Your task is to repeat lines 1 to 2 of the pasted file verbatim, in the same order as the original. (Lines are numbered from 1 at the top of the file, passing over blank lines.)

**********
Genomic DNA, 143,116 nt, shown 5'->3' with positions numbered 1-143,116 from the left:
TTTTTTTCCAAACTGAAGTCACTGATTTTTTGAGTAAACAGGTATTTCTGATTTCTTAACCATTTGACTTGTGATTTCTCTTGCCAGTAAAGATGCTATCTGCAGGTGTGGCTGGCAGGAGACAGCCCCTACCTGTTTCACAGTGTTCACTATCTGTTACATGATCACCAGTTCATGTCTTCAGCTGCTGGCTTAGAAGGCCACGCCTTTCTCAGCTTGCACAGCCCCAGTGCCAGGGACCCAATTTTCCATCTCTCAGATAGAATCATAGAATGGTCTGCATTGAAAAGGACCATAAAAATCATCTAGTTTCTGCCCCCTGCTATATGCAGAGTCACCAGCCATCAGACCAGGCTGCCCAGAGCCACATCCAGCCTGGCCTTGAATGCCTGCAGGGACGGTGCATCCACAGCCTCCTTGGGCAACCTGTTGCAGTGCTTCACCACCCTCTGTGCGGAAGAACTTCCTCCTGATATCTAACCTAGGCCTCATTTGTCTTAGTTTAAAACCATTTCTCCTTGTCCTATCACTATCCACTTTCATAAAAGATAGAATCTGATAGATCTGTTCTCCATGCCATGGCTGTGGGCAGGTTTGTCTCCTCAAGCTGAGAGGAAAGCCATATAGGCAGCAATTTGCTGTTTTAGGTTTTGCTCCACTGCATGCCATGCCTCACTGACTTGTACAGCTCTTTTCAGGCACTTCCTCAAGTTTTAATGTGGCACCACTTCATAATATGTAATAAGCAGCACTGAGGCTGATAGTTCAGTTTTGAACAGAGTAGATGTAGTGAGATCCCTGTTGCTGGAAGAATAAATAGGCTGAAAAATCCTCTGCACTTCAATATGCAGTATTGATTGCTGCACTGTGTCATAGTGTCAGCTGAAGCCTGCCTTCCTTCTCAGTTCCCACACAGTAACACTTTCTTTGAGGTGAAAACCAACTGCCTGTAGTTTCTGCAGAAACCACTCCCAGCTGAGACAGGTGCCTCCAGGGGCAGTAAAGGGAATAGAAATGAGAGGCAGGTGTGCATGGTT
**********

Genomic DNA, 143,116 nt, shown 5'->3' with positions numbered 1-143,116 from the left:
TTTTTTTCCAAACTGAAGTCACTGATTTTTTGAGTAAACAGGTATTTCTGATTTCTTAACCATTTGACTTGTGATTTCTCTTGCCAGTAAAGATGCTATCTGCAGGTGTGGCTGGCAGGAGACAGCCCCTACCTGTTTCACAGTGTTCACTATCTGTTACATGATCACCAGTTCATGTCTTCAGCTGCTGGCTTAGAAGGCCACGCCTTTCTCAGCTTGCACAGCCCCAGTGCCAGGGACCCAATTTTCCATCTCTCAGATAGAATCATAGAATGGTCTGCATTGAAAAGGACCATAAAAATCATCTAGTTTCTGCCCCCTGCTATATGCAGAGTCACCAGCCATCAGACCAGGCTGCCCAGAGCCACATCCAGCCTGGCCTTGAATGCCTGCAGGGACGGTGCATCCACAGCCTCCTTGGGCAACCTGTTGCAGTGCTTCACCACCCTCTGTGCGGAAGAACTTCCTCCTGATATCTAACCTAGGCCTCATTTGTCTTAGTTTAAAACCATTTCTCCTTGTCCTATCACTATCCACTTTCATAAAAGATAGAATCTGATAGATCTGTTCTCCATGCCATGGCTGTGGGCAGGTTTGTCTCCTCAAGCTGAGAGGAAAGCCATATAGGCAGCAATTTGCTGTTTTAGGTTTTGCTCCACTGCATGCCATGCCTCACTGACTTGTACAGCTCTTTTCAGGCACTTCCTCAAGTTTTAATGTGGCACCACTTCATAATATGTAATAAGCAGCACTGAGGCTGATAGTTCAGTTTTGAACAGAGTAGATGTAGTGAGATCCCTGTTGCTGGAAGAATAAATAGGCTGAAAAATCCTCTGCACTTCAATATGCAGTATTGATTGCTGCACTGTGTCATAGTGTCAGCTGAAGCCTGCCTTCCTTCTCAGTTCCCACACAGTAACACTTTCTTTGAGGTGAAAACCAACTGCCTGTAGTTTCTGCAGAAACCACTCCCAGCTGAGACAGGTGCCTCCAGGGGCAGTAAAGGGAATAGAAATGAGAGGCAGGTGTGCATGGTT